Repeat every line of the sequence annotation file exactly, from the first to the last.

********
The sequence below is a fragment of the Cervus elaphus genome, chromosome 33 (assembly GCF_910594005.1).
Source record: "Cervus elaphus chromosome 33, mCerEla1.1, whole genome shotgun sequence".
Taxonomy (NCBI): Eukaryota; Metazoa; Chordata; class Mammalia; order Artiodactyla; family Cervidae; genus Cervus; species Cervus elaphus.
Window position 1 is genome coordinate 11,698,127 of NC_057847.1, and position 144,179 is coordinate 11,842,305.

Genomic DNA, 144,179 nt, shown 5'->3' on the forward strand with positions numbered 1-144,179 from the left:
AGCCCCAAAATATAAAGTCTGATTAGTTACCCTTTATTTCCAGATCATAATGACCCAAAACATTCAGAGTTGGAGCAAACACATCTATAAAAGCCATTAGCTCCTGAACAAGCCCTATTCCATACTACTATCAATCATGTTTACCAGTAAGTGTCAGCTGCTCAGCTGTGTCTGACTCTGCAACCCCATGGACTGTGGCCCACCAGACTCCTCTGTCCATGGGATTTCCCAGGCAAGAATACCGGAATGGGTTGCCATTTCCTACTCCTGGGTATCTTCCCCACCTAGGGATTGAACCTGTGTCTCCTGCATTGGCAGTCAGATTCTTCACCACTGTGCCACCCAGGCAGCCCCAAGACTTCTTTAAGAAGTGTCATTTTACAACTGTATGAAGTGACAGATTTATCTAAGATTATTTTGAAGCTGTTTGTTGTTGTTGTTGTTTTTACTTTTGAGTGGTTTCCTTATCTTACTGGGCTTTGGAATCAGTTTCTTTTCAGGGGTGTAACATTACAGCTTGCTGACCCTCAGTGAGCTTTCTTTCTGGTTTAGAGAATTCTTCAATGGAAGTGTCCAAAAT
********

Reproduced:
The sequence below is a fragment of the Cervus elaphus genome, chromosome 33 (assembly GCF_910594005.1).
Source record: "Cervus elaphus chromosome 33, mCerEla1.1, whole genome shotgun sequence".
Taxonomy (NCBI): Eukaryota; Metazoa; Chordata; class Mammalia; order Artiodactyla; family Cervidae; genus Cervus; species Cervus elaphus.
Window position 1 is genome coordinate 11,698,127 of NC_057847.1, and position 144,179 is coordinate 11,842,305.

Genomic DNA, 144,179 nt, shown 5'->3' on the forward strand with positions numbered 1-144,179 from the left:
AGCCCCAAAATATAAAGTCTGATTAGTTACCCTTTATTTCCAGATCATAATGACCCAAAACATTCAGAGTTGGAGCAAACACATCTATAAAAGCCATTAGCTCCTGAACAAGCCCTATTCCATACTACTATCAATCATGTTTACCAGTAAGTGTCAGCTGCTCAGCTGTGTCTGACTCTGCAACCCCATGGACTGTGGCCCACCAGACTCCTCTGTCCATGGGATTTCCCAGGCAAGAATACCGGAATGGGTTGCCATTTCCTACTCCTGGGTATCTTCCCCACCTAGGGATTGAACCTGTGTCTCCTGCATTGGCAGTCAGATTCTTCACCACTGTGCCACCCAGGCAGCCCCAAGACTTCTTTAAGAAGTGTCATTTTACAACTGTATGAAGTGACAGATTTATCTAAGATTATTTTGAAGCTGTTTGTTGTTGTTGTTGTTTTTACTTTTGAGTGGTTTCCTTATCTTACTGGGCTTTGGAATCAGTTTCTTTTCAGGGGTGTAACATTACAGCTTGCTGACCCTCAGTGAGCTTTCTTTCTGGTTTAGAGAATTCTTCAATGGAAGTGTCCAAAAT